Apparently, my pants have been busy. It seems that while they’ve been quietly hanging in the closet, the desire to lead more productive lives has been brewing. No longer content with simply being pockets tied to extraneous material, or the covering necessary to engage in polite social situations, my jeans have a new mission: they wish to charge my cell phone. And my iPod…perhaps my computer…my TV… or my microwave. The sky is the limit.
I wonder what else my jeans can do for me. What other secret talents they possess that I’ve been unaware of. Perhaps I’ll put them to the test – set them outside my front door and try to train them to take out the trash. Or expose my tank tops to the sunshine and use the solar energy to water the plants. Forget about the generation of robots, I possess power in my socks. Rather than charge my cell phone, I think I would prefer my sweatshirts be a bit more helpful around the house. I volunteer to plug in my electronics, and they can mop, do the laundry, or take the dog outside.
We have some very smart people hard at work on this project, spending days brainstorming about how to harness the electrical power in clothing fiber that comes from our body’s movement in order to boost our batteries. The electrical power doesn’t simply appear just from zipping up your jeans though; you actually have to be moving around. I'm picturing firms of lawyers doing the hokey-pokey while engaging in business meetings. I get it. It makes sense – this ‘wasted’ energy that we generate all day as we type, make a cup of coffee, sweep, or retrieve the mail could be better put to use. It would be a shame to actually have to exert ourselves just for the sake of exercise or enjoyment or because our bodies were meant to move forward. Still, I like the idea of my clothing working for me as I’ve been feeling like my t-shirts really haven’t been earning their keep.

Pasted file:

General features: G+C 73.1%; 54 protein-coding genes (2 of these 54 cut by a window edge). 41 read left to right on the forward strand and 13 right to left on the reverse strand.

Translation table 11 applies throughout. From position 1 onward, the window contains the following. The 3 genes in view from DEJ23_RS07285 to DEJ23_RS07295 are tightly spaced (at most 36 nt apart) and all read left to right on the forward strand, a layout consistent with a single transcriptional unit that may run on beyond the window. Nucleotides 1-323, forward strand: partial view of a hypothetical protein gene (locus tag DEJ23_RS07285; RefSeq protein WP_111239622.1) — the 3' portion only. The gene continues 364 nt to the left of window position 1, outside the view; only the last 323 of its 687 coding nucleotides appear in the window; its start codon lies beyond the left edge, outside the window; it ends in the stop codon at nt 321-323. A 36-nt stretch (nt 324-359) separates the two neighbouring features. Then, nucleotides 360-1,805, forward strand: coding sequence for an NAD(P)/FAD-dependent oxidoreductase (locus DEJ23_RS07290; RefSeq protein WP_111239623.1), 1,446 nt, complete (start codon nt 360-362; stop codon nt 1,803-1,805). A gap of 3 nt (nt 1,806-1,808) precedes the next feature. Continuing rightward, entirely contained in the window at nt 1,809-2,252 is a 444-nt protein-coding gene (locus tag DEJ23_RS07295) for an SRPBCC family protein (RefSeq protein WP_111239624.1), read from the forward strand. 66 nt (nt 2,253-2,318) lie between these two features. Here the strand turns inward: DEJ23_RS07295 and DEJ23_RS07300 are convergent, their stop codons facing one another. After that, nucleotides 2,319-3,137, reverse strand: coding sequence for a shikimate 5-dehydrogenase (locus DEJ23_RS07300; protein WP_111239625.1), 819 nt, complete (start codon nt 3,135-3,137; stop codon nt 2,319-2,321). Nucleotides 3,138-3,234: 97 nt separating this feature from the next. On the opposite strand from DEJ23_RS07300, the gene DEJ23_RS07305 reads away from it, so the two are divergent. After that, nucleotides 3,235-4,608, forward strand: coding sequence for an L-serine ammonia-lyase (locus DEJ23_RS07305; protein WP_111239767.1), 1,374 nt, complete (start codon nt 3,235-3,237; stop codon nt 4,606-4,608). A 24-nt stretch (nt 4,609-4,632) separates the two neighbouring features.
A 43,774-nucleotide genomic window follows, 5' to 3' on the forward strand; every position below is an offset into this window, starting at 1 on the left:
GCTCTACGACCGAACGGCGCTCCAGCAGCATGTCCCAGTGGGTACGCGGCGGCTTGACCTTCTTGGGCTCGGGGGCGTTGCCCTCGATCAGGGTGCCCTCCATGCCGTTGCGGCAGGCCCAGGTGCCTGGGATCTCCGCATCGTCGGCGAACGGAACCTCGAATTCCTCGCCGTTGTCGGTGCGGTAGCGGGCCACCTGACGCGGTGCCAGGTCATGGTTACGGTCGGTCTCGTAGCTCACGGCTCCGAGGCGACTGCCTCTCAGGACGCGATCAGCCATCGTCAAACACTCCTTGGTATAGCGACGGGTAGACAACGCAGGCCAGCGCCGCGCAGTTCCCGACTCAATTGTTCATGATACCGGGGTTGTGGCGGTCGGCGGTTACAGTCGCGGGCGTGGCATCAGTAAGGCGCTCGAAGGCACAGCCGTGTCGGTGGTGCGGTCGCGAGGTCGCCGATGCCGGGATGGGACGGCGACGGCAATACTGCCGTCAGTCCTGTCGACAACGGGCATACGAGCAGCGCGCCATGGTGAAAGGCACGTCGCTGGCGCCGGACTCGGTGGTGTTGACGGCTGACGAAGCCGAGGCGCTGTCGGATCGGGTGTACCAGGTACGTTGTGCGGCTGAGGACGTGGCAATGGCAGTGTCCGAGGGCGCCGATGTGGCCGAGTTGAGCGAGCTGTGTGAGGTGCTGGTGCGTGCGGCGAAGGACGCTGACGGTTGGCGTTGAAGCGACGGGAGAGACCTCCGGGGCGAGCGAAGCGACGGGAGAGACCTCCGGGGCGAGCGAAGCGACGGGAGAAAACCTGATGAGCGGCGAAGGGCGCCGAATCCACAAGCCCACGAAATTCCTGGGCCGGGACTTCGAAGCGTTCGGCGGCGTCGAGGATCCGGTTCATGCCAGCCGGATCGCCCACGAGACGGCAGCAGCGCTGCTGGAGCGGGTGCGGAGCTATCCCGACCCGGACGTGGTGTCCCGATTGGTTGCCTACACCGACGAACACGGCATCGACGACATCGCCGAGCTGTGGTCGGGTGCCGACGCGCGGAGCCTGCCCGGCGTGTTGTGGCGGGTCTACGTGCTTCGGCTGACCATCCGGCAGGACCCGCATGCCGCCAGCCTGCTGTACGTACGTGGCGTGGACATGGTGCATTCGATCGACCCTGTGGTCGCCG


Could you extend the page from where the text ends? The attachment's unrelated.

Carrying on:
I find myself browsing through the Gap with new eyes, wondering if cargo pants outperform leggings, or if underwire bras would short-circuit my calls. If I twirl in circles for 30 minutes, will that buy me a day’s worth of text messages? Does brushing my teeth count as movement? Can I set my alarm clock with the electricity from my flannel pjs?
This is all very appealing but there’s something that’s just not sitting right. I'm all for using the energy we can find naturally, and providing incentives for people to get off the couch and strolling around the neighborhood. Plus, if it means less cords to get tangled up in, then lets bring on the powerful pants.
But there are smart people working on this – people who actually understand science-y topics and why if I push ‘on’ my coffee pot brews me a lovely wake-up beverage. There are smart people working on this, and I have to ask: Can you leave my jeans alone and work on curing cancer? Or powering my car without gasoline? Or brainstorm ways to regenerate brain connections in Alzheimer’s patients? If we want to stick to smaller technological advances, how about creating universal free power so that everyone has heat in the winter or running water or the ability to utilize the Internet? Selfishly, I’d really appreciate it if my phone would stop dropping calls inside my living room. (Apartment D, west LA – bad reception if any of you smart people are reading and want to take a crack at this)
I know that we’re a society that looks forward, always reaching for the next advancement, the next breakthrough, the next land to conquer and the next goal post to bypass. We continue to ask “What’s next”, pushing ourselves to do more, be more, learn more, and create more. It keeps us on creative soil, keeps us from settling, and keeps our eyes focused on the horizons. This is good. This is necessary. I know that this is how we find the cures for diseases, the untapped energy source, and the keys to the mysteries of the world. I know that often the breakthroughs arrive unexpectedly, a visitor crashing the research, the answer to puzzle 8 discovered while working on question 17. Maybe while cultivating the fibers in my t-shirts, new innovations will be discovered or the cure for the common cold will appear. Maybe.
But in the meantime, let’s compromise. I’ll allow my pants to hang uselessly in my closet and promise to plug in my cell phone every night if you’ll use your smart science brains to work on diseases that kill our loved ones. Deal?
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